Tuesday, April 12, 2011

The Strength of Comfort

Sing praise to the LORD, you His godly ones, and give thanks to His holy name. For His anger is but for a moment, His favor is for a lifetime; weeping may last for the night, but a shout of joy comes in the morning.  Psalms 30:4-5

The Latin word comfort has two parts, Com, meaning together with, and fort, meaning strength. It denotes "bringing strength together."
In comfort, Christ comes to our side and shares his strength.  This is the comfort offered to those who mourn.  Apart from him there is no true and lasting consolation.  With him, even in sorrow, one can be supremely happy.
The word comfort suggests strengthening, not soothing.  It does not suggest an armchair or a bed.  The root meaning is to make strong, to fortify. Therefore, don't ask for immunity from sorrow; ask for strength.
Godly comfort is not designed for or available to those who are rebelliously discontented, regretfully hurt over worldly loss, repining because of a melancholy disposition or remorseful over wounded pride.  This comfort is intended for and accessible to those who are regretful over offending God, repentant under God's discipline, responsive to God's grace, or related to God by faith.  True comfort is bearing a heavy load sustained by someone who assists you to overcome.
Significance of Comfort
Comfort has no meaning without mourning.  The time of greatest loss in your life is your opportunity to discover the greatness of God in comfort.  The value of comfort is always proportionate to the depth of loss.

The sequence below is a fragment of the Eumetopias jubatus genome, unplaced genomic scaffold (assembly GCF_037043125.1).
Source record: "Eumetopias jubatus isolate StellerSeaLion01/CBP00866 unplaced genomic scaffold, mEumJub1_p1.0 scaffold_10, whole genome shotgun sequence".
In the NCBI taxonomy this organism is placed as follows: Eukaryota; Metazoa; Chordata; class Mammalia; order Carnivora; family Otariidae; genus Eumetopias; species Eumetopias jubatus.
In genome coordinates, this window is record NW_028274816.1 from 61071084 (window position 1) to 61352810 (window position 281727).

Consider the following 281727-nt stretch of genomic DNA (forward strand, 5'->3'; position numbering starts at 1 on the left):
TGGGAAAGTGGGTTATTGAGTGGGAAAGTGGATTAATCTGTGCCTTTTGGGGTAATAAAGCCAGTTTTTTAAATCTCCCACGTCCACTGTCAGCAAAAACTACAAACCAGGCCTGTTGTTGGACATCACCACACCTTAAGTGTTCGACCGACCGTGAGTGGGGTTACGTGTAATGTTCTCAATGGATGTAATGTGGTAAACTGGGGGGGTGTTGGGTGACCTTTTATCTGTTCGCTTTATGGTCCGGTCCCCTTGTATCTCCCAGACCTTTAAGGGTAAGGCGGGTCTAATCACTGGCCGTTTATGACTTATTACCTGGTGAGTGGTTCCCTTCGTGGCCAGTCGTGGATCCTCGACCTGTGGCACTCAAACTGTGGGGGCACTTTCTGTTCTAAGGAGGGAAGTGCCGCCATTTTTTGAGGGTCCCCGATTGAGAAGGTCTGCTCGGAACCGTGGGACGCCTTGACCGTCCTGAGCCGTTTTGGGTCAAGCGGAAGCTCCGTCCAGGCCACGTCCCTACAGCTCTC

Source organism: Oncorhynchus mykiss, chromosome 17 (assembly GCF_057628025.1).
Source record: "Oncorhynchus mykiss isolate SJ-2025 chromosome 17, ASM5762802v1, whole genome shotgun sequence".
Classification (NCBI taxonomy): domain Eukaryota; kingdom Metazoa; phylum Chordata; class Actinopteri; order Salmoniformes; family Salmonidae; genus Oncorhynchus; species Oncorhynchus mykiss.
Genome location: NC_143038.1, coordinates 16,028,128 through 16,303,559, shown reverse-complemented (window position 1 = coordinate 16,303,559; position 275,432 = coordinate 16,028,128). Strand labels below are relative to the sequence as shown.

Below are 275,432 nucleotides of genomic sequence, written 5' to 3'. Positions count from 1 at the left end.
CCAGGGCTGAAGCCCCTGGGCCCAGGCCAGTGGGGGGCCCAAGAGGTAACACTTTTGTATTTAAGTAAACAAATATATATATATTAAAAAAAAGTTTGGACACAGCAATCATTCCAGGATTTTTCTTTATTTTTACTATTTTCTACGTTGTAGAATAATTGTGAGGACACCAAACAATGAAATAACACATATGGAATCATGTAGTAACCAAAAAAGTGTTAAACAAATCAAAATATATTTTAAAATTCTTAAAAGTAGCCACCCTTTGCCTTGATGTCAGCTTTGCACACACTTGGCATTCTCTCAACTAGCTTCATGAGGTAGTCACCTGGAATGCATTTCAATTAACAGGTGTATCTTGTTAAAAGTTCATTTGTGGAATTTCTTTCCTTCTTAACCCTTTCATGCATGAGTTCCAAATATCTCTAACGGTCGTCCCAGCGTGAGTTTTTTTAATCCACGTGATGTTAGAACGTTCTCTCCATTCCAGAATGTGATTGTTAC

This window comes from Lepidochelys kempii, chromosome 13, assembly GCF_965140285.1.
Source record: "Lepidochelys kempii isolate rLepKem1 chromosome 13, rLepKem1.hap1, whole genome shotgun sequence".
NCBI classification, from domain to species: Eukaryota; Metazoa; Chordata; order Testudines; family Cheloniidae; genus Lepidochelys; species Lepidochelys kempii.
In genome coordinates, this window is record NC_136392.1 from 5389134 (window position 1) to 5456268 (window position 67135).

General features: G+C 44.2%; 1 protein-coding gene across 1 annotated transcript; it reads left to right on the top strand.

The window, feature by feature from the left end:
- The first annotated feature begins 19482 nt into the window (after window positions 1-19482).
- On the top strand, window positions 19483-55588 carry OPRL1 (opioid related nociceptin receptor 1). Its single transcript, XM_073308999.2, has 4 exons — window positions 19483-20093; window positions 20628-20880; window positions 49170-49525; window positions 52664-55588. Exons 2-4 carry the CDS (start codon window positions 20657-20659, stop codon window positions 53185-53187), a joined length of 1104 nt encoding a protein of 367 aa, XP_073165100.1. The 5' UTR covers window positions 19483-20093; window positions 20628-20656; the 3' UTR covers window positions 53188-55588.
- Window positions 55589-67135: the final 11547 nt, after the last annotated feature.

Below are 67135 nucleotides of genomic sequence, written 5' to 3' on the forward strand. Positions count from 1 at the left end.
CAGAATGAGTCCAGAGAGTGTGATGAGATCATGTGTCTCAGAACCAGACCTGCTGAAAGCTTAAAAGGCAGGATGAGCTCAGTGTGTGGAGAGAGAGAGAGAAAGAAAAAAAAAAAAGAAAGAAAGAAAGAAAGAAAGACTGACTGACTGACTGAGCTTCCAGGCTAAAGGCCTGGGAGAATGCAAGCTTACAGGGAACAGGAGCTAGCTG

Godly comfort does not always include the removal of the cause.  Fear of darkness can be relieved without removal of darkness.  Look at Psalm 23:4 "Yea, though I walk through the valley of the shadow of death, I will fear no evil, for thou art with me."
God’s purpose in comfort may be to change tragedy into blessing.  And we know that God causes all things to work together for good to those who love God, to those who are called according to His purpose. (Romans 8:28)  Many an individual has looked back upon what he saw to be his greatest loss and realized it to be his greatest gift because of the impact that comfort and reassessment of values had on his life.  Sometimes the worst thing that can happen is the removal of the test before the change occurs in the life.
It is through a difficult trial and comfort we discover a closer relationship to God.  David in Psalms 51:3-4 discovers his sin is against God and then realizes God’s desire in Psalms 51:17 The sacrifices of God are a broken spirit; a broken and a contrite heart, O God, You will not despise. Those who have been through the worst often know God the best.
Lastly, comfort makes us usable to God.  It is not God's purpose to comfort us in our mourning to make us comfortable, but “that we may be able to comfort them which are in any trouble, by the same comfort wherewith we ourselves are comforted of God" (2 Cor. 1:4).
Proper Mourning…
a.    Brings recognition of our spiritual need
b.    Emanates from a quickened spirit
c.     Brings ability to rejoice
d.    Increases compassion for others
EVERY SUFFERING can be blessed because it hollows out a place in us for God
and his comfort, which is infinite joy.
- Peter Kreeft, Back to Virtue
Scripture to Claim:
Restore to me the joy of Your salvation and sustain me with a willing spirit. Then I will teach transgressors Your ways, and sinners will be converted to You. (Psalms 51:12-13)

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